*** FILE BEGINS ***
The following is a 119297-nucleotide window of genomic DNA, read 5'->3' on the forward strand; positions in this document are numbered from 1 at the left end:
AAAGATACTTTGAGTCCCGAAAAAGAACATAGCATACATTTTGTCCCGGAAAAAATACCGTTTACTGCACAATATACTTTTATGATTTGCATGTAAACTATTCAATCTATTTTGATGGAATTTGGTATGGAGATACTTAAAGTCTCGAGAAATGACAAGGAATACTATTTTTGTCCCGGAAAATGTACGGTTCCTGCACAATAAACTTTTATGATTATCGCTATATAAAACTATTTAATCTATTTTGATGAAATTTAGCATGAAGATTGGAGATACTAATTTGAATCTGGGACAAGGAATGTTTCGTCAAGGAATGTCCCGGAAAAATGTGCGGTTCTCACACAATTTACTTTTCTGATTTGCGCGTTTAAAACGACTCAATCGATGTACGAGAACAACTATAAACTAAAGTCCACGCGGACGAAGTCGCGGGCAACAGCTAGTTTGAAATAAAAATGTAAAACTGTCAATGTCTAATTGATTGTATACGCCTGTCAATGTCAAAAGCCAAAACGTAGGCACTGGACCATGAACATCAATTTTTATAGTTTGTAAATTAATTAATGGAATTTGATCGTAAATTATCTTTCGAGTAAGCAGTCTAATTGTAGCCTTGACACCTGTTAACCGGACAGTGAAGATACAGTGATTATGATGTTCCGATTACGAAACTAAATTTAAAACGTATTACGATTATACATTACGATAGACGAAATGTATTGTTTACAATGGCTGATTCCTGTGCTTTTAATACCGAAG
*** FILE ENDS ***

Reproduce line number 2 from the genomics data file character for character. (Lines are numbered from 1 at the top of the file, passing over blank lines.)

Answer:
AAAGATACTTTGAGTCCCGAAAAAGAACATAGCATACATTTTGTCCCGGAAAAAATACCGTTTACTGCACAATATACTTTTATGATTTGCATGTAAACTATTCAATCTATTTTGATGGAATTTGGTATGGAGATACTTAAAGTCTCGAGAAATGACAAGGAATACTATTTTTGTCCCGGAAAATGTACGGTTCCTGCACAATAAACTTTTATGATTATCGCTATATAAAACTATTTAATCTATTTTGATGAAATTTAGCATGAAGATTGGAGATACTAATTTGAATCTGGGACAAGGAATGTTTCGTCAAGGAATGTCCCGGAAAAATGTGCGGTTCTCACACAATTTACTTTTCTGATTTGCGCGTTTAAAACGACTCAATCGATGTACGAGAACAACTATAAACTAAAGTCCACGCGGACGAAGTCGCGGGCAACAGCTAGTTTGAAATAAAAATGTAAAACTGTCAATGTCTAATTGATTGTATACGCCTGTCAATGTCAAAAGCCAAAACGTAGGCACTGGACCATGAACATCAATTTTTATAGTTTGTAAATTAATTAATGGAATTTGATCGTAAATTATCTTTCGAGTAAGCAGTCTAATTGTAGCCTTGACACCTGTTAACCGGACAGTGAAGATACAGTGATTATGATGTTCCGATTACGAAACTAAATTTAAAACGTATTACGATTATACATTACGATAGACGAAATGTATTGTTTACAATGGCTGATTCCTGTGCTTTTAATACCGAAG